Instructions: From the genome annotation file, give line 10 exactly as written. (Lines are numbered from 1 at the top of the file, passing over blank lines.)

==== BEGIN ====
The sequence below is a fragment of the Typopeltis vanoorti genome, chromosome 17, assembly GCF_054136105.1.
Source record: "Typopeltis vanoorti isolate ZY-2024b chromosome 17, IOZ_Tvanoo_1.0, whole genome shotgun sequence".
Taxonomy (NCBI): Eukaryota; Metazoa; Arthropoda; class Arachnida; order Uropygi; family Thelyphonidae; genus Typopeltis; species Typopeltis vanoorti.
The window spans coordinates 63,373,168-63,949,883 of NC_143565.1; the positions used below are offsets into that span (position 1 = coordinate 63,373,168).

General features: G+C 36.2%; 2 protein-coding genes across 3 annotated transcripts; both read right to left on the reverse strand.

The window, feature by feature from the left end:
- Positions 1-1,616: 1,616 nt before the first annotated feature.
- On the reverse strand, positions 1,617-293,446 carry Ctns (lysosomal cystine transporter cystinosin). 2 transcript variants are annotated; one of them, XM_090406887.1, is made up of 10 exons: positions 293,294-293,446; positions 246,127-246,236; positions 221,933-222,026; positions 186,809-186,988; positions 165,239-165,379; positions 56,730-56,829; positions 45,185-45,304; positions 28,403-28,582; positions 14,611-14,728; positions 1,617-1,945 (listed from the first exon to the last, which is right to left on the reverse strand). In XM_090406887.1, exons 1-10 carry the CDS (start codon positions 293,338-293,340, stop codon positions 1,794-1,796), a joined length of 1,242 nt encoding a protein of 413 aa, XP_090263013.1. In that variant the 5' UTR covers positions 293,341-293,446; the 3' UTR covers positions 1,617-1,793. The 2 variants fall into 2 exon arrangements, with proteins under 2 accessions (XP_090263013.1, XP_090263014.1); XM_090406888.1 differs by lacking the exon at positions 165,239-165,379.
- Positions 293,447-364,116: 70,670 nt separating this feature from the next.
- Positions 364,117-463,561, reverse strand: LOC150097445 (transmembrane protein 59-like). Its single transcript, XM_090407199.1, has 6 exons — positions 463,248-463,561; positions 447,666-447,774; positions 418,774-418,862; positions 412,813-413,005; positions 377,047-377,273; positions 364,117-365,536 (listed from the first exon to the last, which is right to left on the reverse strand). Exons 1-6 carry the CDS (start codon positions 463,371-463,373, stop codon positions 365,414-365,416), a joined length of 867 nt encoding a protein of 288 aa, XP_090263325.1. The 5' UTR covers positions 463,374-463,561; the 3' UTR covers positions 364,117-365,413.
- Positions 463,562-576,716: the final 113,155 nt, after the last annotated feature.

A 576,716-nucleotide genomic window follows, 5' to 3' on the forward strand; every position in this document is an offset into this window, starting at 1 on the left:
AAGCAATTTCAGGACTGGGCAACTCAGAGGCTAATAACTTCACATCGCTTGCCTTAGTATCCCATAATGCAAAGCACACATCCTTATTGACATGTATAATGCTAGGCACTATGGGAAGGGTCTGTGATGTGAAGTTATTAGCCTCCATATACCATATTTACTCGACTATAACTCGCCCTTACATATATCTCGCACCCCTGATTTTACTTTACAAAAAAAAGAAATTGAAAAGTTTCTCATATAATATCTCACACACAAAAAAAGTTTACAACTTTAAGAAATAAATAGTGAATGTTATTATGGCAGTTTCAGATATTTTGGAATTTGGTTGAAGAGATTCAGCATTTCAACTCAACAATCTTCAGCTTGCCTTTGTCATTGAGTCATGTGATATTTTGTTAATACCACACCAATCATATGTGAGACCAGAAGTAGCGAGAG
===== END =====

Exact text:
- Positions 364,117-463,561, reverse strand: LOC150097445 (transmembrane protein 59-like). Its single transcript, XM_090407199.1, has 6 exons — positions 463,248-463,561; positions 447,666-447,774; positions 418,774-418,862; positions 412,813-413,005; positions 377,047-377,273; positions 364,117-365,536 (listed from the first exon to the last, which is right to left on the reverse strand). Exons 1-6 carry the CDS (start codon positions 463,371-463,373, stop codon positions 365,414-365,416), a joined length of 867 nt encoding a protein of 288 aa, XP_090263325.1. The 5' UTR covers positions 463,374-463,561; the 3' UTR covers positions 364,117-365,413.